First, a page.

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Giant sunspots, solar flares, aurora alert!

Extreme UV flash from the powerful X9.3-class solar flare on September 6. called it “a decade-class flare.” Image via NASA SDO.

Sure, we’re headed toward solar minimum, but that didn’t keep the sun from acting up this week. Since last weekend, two gigantic sunspots – AR2673 and its pal AR2674 – have been seen from around the world by those using safe solar filters. They’ve been seen even with the (safely filtered) eye alone, making their way across the sun’s face. These Active Regions on the sun spawned multiple moderate (M-class) flares on September 4 and 5. Then yesterday – on September 6, 2017 – sunspot AR2673 erupted in a powerful X9.3-class solar flare, the strongest solar flare in more than a decade. reported the X-rays and UV radiation from the blast ionized the top of Earth’s atmosphere, causing a strong shortwave radio blackout over Europe, Africa and the Atlantic Ocean.

In the process of emitting the flares, AR2673 also blasted a coronal mass ejection (CME) into space in Earth’s direction. It has already arrived, according to

A CME struck Earth’s magnetic field during the late hours of September 6. So far the impact has done little to stoke strong geomagnetic activity. Another CME is on the way, however, and it is more potent, having been accelerated in our direction by yesterday’s powerful X9-class solar flare. NOAA forecasters say strong G3-class geomagnetic storms are possible on September 8 when the inbound CME arrives.

Reporting at, Bob King wrote there may be a good shot at seeing the aurora borealis from the northern border states to as far south as Illinois and Oregon. But he said:

…the timing couldn’t be worse. It’s full moon and western skies are filled with smoke. A strong storm would likely still show up as bright arcs or balletic rays dancing across the northern sky. If AR2673 continues spouting flares, auroras could also appear later in the week, when the moon won’t be as much of a problem. That’s why I’d advise you to keep a lookout through the weekend. agreed about watching for auroras through late week, adding:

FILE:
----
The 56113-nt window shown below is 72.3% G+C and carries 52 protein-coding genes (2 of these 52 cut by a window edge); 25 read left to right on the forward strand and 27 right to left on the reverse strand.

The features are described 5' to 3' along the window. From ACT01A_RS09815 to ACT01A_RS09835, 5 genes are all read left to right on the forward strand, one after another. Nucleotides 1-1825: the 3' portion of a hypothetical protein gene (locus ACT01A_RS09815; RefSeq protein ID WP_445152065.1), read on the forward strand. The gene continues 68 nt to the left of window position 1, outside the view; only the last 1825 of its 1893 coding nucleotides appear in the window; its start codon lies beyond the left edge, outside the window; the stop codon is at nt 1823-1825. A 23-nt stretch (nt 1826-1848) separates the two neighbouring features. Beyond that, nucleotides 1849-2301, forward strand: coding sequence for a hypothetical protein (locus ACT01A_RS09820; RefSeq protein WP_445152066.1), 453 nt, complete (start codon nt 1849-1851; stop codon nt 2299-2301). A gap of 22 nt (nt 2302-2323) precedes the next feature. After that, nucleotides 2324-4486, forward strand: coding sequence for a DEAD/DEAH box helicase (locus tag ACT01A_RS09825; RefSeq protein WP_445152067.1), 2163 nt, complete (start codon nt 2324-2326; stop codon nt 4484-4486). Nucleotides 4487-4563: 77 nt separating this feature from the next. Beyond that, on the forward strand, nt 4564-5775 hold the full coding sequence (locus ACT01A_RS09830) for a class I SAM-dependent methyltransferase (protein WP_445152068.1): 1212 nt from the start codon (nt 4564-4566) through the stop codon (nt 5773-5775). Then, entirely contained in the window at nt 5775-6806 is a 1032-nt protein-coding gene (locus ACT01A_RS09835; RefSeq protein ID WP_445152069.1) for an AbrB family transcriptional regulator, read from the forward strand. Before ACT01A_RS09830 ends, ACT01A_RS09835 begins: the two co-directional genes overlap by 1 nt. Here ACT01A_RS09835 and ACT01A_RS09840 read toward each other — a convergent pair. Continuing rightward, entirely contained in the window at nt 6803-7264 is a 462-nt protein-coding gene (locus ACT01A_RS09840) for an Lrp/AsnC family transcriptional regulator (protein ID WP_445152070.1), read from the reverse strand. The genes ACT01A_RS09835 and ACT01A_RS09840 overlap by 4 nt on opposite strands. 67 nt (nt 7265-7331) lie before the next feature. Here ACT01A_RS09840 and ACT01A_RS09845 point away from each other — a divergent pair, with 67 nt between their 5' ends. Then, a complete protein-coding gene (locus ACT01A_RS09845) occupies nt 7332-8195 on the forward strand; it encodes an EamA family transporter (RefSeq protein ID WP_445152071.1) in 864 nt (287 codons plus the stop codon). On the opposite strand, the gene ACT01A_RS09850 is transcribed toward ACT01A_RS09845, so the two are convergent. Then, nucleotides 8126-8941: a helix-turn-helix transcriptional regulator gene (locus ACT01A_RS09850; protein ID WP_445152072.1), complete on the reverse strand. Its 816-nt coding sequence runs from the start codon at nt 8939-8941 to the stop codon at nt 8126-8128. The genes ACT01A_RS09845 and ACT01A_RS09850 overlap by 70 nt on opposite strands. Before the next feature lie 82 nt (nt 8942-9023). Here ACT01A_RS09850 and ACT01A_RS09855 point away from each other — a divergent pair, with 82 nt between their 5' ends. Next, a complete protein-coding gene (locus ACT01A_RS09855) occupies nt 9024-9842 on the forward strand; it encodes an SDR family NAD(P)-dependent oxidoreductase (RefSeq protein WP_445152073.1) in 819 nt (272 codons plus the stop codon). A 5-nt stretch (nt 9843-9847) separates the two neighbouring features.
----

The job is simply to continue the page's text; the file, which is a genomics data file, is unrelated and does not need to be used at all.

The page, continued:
Many readers are asking about the historic context of this event. How epic is it? Answer: This is a decade-class flare. A list of the most powerful solar flares recorded since 1976 ranks [the September 6] flare at #14, tied with a similar explosion in 1990. However, compared to the iconic Carrington Event of 1859, or even the more recent Halloween storms of 2003, this event is relatively mild. Modern power grids, telecommunications, and other sun sensitive technologies should weather the storm with little difficulty.

On the other hand, sky watchers could see some fantastic auroras before the week is over. And ham radio operators will surely be noticing strange propagation effects as the sun exerts its influence on our planet’s ionosphere.

Gowrishankar Lakshminarayanan caught this image on September 4 and called it: “… a surreal sunset from Fire Island Lighthouse in Fire Island, New York. You can see the 2 giant sunspots – AR2673 and AR2674 – as the sun is setting.” The sunspots are visible to the eye, but you must use a safe solar filter. Your eclipse glasses will work!
Remember, like Earth and all other bodies in space, the sun is rotating. The giant sunspots will soon rotate out of our view. Here they are on September 6, from Gary Peltz in Seattle.

Bottom line: It’s been a week of giant sunspots and solar flares! Watch for auroras into this weekend.

September 7, 2017
Astronomy Essentials

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